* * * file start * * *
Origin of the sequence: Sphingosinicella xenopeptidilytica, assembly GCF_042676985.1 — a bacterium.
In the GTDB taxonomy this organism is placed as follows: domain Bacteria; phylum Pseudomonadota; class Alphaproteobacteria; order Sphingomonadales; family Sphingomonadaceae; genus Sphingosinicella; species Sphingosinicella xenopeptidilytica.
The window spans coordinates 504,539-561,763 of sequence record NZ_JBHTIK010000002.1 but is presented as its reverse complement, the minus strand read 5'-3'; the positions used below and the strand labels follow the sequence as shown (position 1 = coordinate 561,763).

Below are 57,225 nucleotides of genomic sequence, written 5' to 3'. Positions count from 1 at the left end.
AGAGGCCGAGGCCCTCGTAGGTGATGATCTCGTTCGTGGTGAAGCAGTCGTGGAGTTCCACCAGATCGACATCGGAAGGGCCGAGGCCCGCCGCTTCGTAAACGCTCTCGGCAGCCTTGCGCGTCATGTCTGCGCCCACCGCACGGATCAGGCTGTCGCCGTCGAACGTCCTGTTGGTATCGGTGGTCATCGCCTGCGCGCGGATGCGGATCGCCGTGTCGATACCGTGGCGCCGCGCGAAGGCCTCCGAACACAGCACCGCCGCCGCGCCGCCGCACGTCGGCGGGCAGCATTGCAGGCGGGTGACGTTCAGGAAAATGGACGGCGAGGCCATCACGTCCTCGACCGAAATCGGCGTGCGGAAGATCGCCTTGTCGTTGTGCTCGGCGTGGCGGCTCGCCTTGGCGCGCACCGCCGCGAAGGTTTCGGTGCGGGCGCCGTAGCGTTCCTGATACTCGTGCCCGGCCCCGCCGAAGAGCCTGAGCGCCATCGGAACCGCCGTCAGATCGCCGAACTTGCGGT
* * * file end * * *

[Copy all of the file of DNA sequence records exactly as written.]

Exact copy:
Origin of the sequence: Sphingosinicella xenopeptidilytica, assembly GCF_042676985.1 — a bacterium.
In the GTDB taxonomy this organism is placed as follows: domain Bacteria; phylum Pseudomonadota; class Alphaproteobacteria; order Sphingomonadales; family Sphingomonadaceae; genus Sphingosinicella; species Sphingosinicella xenopeptidilytica.
The window spans coordinates 504,539-561,763 of sequence record NZ_JBHTIK010000002.1 but is presented as its reverse complement, the minus strand read 5'-3'; the positions used below and the strand labels follow the sequence as shown (position 1 = coordinate 561,763).

Below are 57,225 nucleotides of genomic sequence, written 5' to 3'. Positions count from 1 at the left end.
AGAGGCCGAGGCCCTCGTAGGTGATGATCTCGTTCGTGGTGAAGCAGTCGTGGAGTTCCACCAGATCGACATCGGAAGGGCCGAGGCCCGCCGCTTCGTAAACGCTCTCGGCAGCCTTGCGCGTCATGTCTGCGCCCACCGCACGGATCAGGCTGTCGCCGTCGAACGTCCTGTTGGTATCGGTGGTCATCGCCTGCGCGCGGATGCGGATCGCCGTGTCGATACCGTGGCGCCGCGCGAAGGCCTCCGAACACAGCACCGCCGCCGCGCCGCCGCACGTCGGCGGGCAGCATTGCAGGCGGGTGACGTTCAGGAAAATGGACGGCGAGGCCATCACGTCCTCGACCGAAATCGGCGTGCGGAAGATCGCCTTGTCGTTGTGCTCGGCGTGGCGGCTCGCCTTGGCGCGCACCGCCGCGAAGGTTTCGGTGCGGGCGCCGTAGCGTTCCTGATACTCGTGCCCGGCCCCGCCGAAGAGCCTGAGCGCCATCGGAACCGCCGTCAGATCGCCGAACTTGCGGT